Genetic engineering is a Good Thing?
harlind at epix.net
Fri Sep 18 05:28:01 EST 1998
Tracy Aquilla wrote:
> In Article <6tr6p2$16h4$1 at nntp6.u.washington.edu>, toby at u.washington.edu
> ('Toby' H D Bradshaw) wrote:
> >In article <6too2k$d5e$1 at news1.epix.net>, Harold Lindaberry <harlind at epix.net>
> >>'Toby' H D Bradshaw wrote:
> >>> That doesn't seem like a long time to me, considering
> >>> the (relatively) low-tech state of farming and the effects of a world-wide
> >>> economic depression followed by a world war. Certainly genetically
> >>> engineered crops have been adopted even more quickly than this by U.S.
> >>> farmers.
> >> Which crops.
> >'Roundup-Ready' soybeans. Bt-cotton.
> The relevant question is, what percentage of the total US soybean crop is
> now RR; what percent of the cotton crop is Bt? And how long after their
> first commercial introduction did it take to reach this level?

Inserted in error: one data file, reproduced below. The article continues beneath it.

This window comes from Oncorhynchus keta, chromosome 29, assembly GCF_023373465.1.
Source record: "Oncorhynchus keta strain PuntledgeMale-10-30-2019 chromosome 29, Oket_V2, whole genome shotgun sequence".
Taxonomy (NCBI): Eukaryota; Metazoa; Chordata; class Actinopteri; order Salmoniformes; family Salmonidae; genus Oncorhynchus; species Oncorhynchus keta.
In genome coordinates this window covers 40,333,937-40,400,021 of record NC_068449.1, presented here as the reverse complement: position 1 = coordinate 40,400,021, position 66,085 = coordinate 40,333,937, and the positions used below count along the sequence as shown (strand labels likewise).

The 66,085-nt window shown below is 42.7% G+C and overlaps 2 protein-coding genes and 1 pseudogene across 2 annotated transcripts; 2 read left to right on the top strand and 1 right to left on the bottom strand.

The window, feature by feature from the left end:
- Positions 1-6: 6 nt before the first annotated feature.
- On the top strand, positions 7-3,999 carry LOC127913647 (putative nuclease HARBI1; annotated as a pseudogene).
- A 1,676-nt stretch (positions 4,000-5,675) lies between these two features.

We did some evaluations on bt ( for about 5 or more years ) when it first came
out - so many years ago I hate to remember - in the early days when it was thought
that it was an actual biological control rather than just a biologically produced
insecticide, with a limited spectrum of activity, short residual material,
effective against some lepidopterous species. The attitude by government
regulatory agencies at the time was if it's natural it's got to be safe. IMO that is
not necessarily the case the case the material can have some nasty toxicological
side effects. When it was in a spray with limited a residual that probably was of
little concern but if it is being incorporated into edible plants they better damned
well better run a full toxicology studies on the food crops containing bt the same
as they would with any pesticide where it is incorporated in the plant itself.
If it hadn't been for the " all natural ", " anti pesticide ",people it would
have been dead a long time ago
Nature limits what we can do, Science limits what we understand,
Theory what we can think, and Religion what we can hope Lindaberry 1998
Harold Lindaberry reply E - mail harlind at epix.net
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